The former beer joint turned original Pizza Hut building has long been an iconic symbol of Wichita entrepreneurship, but it's been nothing more than a drive-by curiosity on Wichita State University's campus for years.
On Wednesday, it officially opened as a museum on the school's Innovation Campus just off Mike Oatman Drive. No one is probably more proud — or more surprised — than chain co-founder Dan Carney.
When WSU approached him about the idea, he said, "What can they possibly put in 500 square feet that would make a museum?"
Carney and his brother, Frank, were WSU students in 1958 when they converted a beer tavern at Kellogg and Bluff into a Pizza Hut. If he'd been told back then that it one day would be a museum to memorialize the restaurant's history, Carney said, he "would have said that's not believable."
"It still looks very small," he said, but he added that "it looks like a museum. I think they did a great job. They really did."
Carney offered a tour before the official opening.
"Over here is one of my favorites," he said, pointing to a Saturday Evening Post story from the 1950s that explained the new pizza craze sweeping the nation.
Carney had tried pizza while in the service, but it took the beer joint's landlady to suggest he start a restaurant to serve the popular new dish.
"I said, 'Well, you know, it sounds really good,' although at the time I didn't know anything about pizza," Carney said.
"I was very hot to do something," he said of taking his father's suggestion and opening a business, "and this was kind of God's blessing or inspiration or whatever."
Now the Carneys' building can be a tangible inspiration on campus, said Elizabeth King, president and CEO of the WSU Foundation.
When she talks to people worldwide about the Carneys' story, she said, "that always lights people up. It is a name that is recognized around the world, and so it is another stamp of success for our graduates."
She said staff from the school, including its public history department and museum, came together "to collaborate and create this fabulous museum that will be curated by the students."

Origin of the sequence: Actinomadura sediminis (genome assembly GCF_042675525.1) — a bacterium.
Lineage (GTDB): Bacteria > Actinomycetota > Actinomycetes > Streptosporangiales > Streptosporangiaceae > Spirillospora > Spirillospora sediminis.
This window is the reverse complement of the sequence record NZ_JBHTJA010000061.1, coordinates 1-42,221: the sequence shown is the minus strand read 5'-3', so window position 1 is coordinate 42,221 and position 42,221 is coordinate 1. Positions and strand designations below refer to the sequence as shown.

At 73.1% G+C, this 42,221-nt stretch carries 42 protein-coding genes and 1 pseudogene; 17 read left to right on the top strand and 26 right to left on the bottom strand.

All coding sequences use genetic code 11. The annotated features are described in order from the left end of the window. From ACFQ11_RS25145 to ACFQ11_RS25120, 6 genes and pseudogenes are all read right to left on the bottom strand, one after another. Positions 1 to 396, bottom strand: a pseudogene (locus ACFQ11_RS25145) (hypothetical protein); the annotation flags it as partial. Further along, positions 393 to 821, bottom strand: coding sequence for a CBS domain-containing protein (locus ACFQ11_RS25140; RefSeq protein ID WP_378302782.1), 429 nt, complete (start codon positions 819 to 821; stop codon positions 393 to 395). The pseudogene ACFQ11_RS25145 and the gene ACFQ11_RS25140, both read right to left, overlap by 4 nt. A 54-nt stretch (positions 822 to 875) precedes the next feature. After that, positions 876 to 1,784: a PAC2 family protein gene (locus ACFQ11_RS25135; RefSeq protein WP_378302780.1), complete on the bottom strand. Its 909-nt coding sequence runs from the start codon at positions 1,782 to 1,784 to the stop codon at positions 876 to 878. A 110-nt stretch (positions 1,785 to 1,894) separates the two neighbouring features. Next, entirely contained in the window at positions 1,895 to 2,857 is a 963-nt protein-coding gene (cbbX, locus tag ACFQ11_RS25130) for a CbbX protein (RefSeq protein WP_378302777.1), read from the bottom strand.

King said items in the museum will rotate on a regular basis.
"And so it'll be very live," she said. "Every six months it'll be a little bit different."
Regular museum hours will begin on Monday. When the university is in session, the museum will be open from 9 a.m. to 4 p.m. Monday and Friday and noon to 4 p.m. Tuesday through Thursday. Summer hours will be noon to 4 p.m. Monday through Friday. The museum will be closed on weekends.
Even for people who grew up with the Pizza Hut story, Carney said, "I think this would tweak old-time memories about how we started and ... how rough it was."
For anyone who wants a taste of the original Pizza Hut sauce, the recipe is hanging on a napkin in the museum.
"That's my writing," Carney said.
Next to it is the restaurant's original work schedule, and a few people who were on it were in attendance Wednesday.
So was Artie Starrs, president of Kentucky-based Yum! Brands, which now owns Pizza Hut. Starrs spent a couple of hours with Carney on Wednesday morning and asked him for advice.
"He told me to be kind to customers and to ... work in partnership with our franchisees."
Today there are 7,500 Pizza Huts nationally and another 10,000 internationally.
"Our goal is to have 20,000 by the end of the year 2020," Starrs said.
He said Carney put the customer in front of everything he did while growing the business.
"It's our job to maintain that legacy and grow it."
Carney said all he ever "wanted to do was make enough ... to make a good living and provide for my family and be in business for myself."
He said his wife, Gayla, spent years accumulating Pizza Hut memorabilia as a birthday surprise for him.
"Some of these things I don't even remember," Carney said.
There are original items, such as an early pizza serving pan, and promotional items, such as a Skipper Barbie Pizza Party set.
"I love the tapes as you come in," Carney said of his recorded descriptions of how he and his brother got started.
Though he never expected a museum, Carney said, "I certainly wanted to do something like this."